Then lead is another common element used by metalworkers. Like mercury it has similar effects on the body including deformities, mental and behaviour issues and blindness.  There is a couple of theories why Cyclops are the smiths of Zeus before Hephaestus, one being that blacksmiths were tattooed with cycle on their forehead and another is that blindness was a common occupational hazard. Either from metals being used or from the flame itself. So we see that the class of labourers in ancient times would have been visually apparent, their behaviour too would had been erratic and easy to anger, they would had been deformed outcasts but still essential to the development of civilisation.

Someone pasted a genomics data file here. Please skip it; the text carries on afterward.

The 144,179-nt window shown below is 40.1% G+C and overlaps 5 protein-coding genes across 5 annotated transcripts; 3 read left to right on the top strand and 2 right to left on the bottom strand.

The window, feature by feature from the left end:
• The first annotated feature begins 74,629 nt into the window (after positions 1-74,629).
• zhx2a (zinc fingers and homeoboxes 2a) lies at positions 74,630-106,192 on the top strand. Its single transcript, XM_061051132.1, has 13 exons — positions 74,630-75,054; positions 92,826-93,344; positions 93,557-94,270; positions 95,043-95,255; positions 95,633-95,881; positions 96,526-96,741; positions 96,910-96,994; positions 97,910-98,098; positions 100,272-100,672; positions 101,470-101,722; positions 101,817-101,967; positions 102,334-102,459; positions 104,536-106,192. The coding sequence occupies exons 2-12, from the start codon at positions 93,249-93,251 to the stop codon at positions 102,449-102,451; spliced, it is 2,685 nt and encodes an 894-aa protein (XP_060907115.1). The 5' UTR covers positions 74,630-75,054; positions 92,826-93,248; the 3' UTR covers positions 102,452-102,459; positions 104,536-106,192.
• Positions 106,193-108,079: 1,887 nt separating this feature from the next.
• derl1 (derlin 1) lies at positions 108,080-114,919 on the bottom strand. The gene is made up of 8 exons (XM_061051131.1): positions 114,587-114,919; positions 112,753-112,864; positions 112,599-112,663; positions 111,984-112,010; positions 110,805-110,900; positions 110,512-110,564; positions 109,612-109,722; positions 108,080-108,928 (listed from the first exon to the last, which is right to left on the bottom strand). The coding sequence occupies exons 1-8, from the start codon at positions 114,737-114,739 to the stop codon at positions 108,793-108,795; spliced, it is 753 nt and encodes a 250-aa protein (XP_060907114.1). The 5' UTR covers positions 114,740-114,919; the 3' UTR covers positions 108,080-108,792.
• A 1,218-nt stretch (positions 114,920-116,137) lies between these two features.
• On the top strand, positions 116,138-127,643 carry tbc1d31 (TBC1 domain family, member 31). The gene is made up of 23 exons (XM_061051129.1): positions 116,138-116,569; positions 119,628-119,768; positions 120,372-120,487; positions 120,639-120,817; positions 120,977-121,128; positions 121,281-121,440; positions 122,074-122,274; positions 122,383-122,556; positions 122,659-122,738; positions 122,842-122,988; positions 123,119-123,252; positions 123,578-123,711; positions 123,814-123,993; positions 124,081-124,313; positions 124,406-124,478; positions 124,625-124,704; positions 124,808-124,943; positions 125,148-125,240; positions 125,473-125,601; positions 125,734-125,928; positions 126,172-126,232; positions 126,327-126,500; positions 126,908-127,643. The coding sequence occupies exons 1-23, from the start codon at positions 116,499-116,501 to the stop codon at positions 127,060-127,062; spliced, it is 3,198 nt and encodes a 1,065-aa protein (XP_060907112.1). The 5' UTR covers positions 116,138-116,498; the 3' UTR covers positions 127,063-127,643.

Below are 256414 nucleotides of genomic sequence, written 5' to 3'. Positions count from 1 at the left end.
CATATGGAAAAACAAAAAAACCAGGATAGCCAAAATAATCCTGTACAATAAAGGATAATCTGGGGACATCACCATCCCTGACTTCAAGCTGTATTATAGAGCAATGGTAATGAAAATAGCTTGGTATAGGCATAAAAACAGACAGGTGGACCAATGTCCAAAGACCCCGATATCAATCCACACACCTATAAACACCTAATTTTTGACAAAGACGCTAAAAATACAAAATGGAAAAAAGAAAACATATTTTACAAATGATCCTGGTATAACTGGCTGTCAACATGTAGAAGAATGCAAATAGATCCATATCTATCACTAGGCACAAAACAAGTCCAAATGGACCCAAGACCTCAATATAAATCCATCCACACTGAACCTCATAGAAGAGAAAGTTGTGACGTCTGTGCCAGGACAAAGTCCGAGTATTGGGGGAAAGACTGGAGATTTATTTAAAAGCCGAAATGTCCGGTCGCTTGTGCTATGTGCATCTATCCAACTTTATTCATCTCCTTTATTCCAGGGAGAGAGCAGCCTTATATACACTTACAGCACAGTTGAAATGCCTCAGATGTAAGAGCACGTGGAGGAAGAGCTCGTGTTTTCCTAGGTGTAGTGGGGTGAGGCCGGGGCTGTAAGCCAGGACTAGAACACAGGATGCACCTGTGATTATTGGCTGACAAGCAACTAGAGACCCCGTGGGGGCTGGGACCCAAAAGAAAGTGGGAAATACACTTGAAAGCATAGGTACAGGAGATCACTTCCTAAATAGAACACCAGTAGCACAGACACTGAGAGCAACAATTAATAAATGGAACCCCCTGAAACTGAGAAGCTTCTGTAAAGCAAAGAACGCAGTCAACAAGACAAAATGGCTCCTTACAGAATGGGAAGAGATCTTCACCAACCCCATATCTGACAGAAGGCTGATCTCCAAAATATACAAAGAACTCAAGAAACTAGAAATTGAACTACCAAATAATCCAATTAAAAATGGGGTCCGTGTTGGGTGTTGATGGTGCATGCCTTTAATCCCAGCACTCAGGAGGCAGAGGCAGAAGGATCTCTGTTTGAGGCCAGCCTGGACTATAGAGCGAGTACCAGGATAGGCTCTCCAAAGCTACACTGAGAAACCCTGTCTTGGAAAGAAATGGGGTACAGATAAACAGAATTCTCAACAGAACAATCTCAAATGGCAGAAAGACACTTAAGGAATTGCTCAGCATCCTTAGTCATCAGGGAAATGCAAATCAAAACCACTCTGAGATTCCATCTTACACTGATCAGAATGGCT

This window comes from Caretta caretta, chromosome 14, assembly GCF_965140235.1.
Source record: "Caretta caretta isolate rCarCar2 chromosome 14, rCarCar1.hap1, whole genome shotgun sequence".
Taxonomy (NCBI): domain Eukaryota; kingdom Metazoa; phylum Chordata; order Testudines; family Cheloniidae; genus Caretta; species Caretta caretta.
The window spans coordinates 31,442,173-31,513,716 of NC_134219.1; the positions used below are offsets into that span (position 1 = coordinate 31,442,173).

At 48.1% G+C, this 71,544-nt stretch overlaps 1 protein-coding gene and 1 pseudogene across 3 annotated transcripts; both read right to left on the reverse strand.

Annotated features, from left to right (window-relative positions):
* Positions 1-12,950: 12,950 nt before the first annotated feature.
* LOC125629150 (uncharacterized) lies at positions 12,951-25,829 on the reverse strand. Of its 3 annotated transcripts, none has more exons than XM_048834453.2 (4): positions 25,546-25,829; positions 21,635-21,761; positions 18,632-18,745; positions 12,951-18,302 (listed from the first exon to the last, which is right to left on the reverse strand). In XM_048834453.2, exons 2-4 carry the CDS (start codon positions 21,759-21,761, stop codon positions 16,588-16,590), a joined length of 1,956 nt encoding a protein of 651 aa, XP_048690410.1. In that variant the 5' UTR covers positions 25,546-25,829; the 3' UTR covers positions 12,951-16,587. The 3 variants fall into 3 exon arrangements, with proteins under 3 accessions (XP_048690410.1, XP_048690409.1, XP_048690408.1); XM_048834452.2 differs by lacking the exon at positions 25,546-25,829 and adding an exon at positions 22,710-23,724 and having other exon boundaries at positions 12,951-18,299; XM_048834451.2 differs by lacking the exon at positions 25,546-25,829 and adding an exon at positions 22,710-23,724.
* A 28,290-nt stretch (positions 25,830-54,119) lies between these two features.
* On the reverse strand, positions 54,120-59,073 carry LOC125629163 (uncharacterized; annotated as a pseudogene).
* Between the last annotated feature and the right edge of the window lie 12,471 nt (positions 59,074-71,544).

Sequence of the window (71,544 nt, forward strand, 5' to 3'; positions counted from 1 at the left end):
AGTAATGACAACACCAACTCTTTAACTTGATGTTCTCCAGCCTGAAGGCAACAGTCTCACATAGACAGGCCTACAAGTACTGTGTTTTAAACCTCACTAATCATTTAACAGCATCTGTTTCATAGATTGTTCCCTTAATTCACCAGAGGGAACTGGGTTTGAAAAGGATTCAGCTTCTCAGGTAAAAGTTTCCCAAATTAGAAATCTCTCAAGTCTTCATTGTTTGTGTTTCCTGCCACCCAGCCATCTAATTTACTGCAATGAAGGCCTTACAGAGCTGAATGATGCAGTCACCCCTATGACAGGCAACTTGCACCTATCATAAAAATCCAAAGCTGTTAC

Hephaestus today

Thanks for health and safety protocols, advancements in industry and medicine, these ailments are no longer as much as an issue as ancient Greece. But as I mentioned in the intro we are surrounded by the god. Respecting Hephaestus is realising our environment and the devices of his domain. There is a tendency for polytheists to be more nature loving and concerned about environmental issues. This is admirable and valid, however few see the importance of industry within these circles. Since the advent of the internet and raise of the digital age there has been massive boom towards alternative faiths and pagan nature religions. Communication, industry, technology has brought us all together but it’s easy to forget to marvel at the technology behind the screen that you are reading right now. This is the gift of Hephaestus and like all his gifts they are dual formed. Even if we as not a metalworkers nor have an intimate relationship with the deity, we should never forget his dominance over our lives.

To Hephaistos
Incense: Powdered Frankincense

Powerful and strong-spirited Hephaistos,